Like many of Boris Johnson’s announcements, last Friday’s news that indoor performances may resume in a socially distanced way on August 1 – subject to the success of pilot schemes – came with little advance warning. It did, at least, afford indoor theatres two weeks to prepare, in contrast to the four days that outdoor theatres received.
This news is a step in the right direction, but before we get overexcited and rush out to buy those front-stall seats for September, the reality is that there remains a long journey ahead. The first hurdle is the pilot schemes, which must work.
Already Andrew Lloyd Webber has invested in heavy-duty virus monitoring equipment from South Korea, which is now sat in the London Palladium. He is looking to South Korea’s model, which allowed the country to keep its theatre doors open at capacity throughout the pandemic.
While government announcements are easy to make, delivery can be far more challenging, and the recent guidelines announced for reopening theatres, rehearsal and production are complex and impractical.
The pilot scheme will help to address much of this and will hopefully find solutions, but it will require time to implement across our theatres and rehearsal rooms. Real care also needs to be taken with the response to recognise the diversity of our venues: it cannot be a one-size-fits-all rule, especially as few have the same resources as Lloyd Webber.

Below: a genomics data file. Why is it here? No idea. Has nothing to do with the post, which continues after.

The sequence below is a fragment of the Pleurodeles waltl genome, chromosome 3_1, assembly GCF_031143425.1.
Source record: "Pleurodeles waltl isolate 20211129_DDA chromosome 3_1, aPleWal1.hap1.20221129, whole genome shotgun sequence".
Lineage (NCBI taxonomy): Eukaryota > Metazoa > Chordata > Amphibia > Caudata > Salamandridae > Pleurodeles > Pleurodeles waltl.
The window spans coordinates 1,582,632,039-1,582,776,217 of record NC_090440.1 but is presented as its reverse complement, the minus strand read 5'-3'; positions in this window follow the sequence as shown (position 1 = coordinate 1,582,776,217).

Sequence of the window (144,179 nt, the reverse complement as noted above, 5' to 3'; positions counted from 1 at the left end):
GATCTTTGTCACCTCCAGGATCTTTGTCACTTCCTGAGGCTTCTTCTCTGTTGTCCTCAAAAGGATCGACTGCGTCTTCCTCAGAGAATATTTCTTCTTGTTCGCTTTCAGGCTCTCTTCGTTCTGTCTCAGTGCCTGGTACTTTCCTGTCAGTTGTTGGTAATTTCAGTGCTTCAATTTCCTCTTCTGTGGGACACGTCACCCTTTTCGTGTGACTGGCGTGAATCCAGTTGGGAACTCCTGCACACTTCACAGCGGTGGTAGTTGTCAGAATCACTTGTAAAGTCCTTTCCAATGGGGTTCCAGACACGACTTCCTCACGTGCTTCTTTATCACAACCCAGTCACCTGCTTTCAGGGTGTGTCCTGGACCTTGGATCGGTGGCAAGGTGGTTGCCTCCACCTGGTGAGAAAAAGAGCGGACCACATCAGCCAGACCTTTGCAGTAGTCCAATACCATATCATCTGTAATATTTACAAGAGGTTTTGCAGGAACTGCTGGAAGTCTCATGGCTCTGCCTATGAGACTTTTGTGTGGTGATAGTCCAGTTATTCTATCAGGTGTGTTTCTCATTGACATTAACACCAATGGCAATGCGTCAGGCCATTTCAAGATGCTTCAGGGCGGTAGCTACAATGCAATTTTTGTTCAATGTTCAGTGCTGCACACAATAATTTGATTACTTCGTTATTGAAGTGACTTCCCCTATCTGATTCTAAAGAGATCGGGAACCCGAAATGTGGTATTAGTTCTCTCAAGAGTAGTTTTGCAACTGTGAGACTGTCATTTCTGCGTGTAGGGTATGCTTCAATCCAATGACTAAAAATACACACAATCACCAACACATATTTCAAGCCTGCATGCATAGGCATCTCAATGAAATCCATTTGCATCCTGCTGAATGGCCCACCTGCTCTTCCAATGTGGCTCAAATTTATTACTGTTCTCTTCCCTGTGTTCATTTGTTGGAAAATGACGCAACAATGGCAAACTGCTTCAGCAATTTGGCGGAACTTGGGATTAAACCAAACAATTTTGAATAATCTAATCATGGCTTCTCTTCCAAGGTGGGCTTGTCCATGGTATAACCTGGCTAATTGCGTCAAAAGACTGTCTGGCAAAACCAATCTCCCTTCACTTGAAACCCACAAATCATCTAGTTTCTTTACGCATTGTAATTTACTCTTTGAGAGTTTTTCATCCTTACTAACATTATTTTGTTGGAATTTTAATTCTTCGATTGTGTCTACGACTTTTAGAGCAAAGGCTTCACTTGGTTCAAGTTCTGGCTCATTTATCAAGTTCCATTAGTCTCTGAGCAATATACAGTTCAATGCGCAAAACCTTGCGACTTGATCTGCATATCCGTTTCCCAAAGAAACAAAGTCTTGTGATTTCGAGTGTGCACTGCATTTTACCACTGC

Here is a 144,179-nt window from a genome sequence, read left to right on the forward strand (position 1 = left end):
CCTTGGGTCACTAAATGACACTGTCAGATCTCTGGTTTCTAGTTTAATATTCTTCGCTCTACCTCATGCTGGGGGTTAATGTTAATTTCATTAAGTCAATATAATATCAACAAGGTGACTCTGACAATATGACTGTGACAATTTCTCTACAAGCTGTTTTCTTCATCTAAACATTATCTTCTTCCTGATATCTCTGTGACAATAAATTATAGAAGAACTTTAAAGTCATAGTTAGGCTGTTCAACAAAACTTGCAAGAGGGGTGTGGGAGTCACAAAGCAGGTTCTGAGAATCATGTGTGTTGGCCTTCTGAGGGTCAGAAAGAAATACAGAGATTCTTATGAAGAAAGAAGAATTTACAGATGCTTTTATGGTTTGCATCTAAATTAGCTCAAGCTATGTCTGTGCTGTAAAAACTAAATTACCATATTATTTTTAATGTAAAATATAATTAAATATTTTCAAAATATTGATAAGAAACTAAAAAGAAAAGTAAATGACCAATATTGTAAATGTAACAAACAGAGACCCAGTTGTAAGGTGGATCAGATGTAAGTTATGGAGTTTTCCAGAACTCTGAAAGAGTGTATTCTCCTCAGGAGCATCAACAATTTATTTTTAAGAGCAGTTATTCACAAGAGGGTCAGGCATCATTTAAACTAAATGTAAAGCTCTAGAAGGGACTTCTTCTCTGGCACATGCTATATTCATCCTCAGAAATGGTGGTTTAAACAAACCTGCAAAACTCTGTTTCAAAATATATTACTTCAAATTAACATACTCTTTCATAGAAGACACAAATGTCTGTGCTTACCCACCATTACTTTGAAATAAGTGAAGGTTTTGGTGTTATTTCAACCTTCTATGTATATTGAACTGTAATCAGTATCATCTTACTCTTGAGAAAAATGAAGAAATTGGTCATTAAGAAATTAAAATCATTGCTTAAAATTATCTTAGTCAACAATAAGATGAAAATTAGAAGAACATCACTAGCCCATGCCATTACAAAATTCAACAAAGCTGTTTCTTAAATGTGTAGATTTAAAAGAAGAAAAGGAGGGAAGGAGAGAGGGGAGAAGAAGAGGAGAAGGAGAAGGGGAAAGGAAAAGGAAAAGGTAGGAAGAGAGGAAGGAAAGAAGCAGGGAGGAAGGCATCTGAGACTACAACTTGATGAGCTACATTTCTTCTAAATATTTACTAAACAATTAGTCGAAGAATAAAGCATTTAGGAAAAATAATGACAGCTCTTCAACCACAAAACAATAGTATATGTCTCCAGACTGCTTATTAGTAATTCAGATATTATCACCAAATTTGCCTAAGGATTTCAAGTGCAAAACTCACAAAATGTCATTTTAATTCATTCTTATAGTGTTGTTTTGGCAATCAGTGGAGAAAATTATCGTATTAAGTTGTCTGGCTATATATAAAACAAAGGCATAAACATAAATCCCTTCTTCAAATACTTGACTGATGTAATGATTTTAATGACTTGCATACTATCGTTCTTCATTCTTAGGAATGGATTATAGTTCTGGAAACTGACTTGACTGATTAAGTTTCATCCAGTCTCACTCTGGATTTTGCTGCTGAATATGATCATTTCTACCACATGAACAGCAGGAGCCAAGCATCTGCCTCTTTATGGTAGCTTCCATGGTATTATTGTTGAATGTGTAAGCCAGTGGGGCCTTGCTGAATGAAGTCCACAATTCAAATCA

There is a variation in operations that needs to be considered: a touring house, or music or comedy venue, with a mix of weekly or one-night engagements, might be considered higher risk with regularly changing companies, compared with a West End house hosting a fixed run.
Pilot schemes cannot solely focus on one scale or sector, particularly as regional theatres and arts centres may be the most crucial component in our industry’s recovery, as audiences will potentially travel less and feel more reassured by staying local.
Although this news comes too late for the Edinburgh Festival Fringe, it does afford some hope for the Brighton Fringe, which had moved its dates to the autumn and would be a valuable partner in any pilot scheme.
Considerable risk remains for anyone committing funds to a production
A big question is: does this save Christmas? Already some theatres have scrapped their holiday shows. Johnson said in his press conference that it could be “conceivably possible” to move away from one-metre social distancing measures by November, depending upon control of the virus, but with no guarantee.
Considerable risk remains for anyone committing funds to a production, along with the underlying threat of further local lockdowns. Crucially, this will all come down to the confidence of audiences, who must feel safe to return in the numbers needed to make up operating costs. The industry will also need government assurance that when we do reopen, insurance companies will protect us. Without either, the welcome news of reopenings will leave us vulnerable.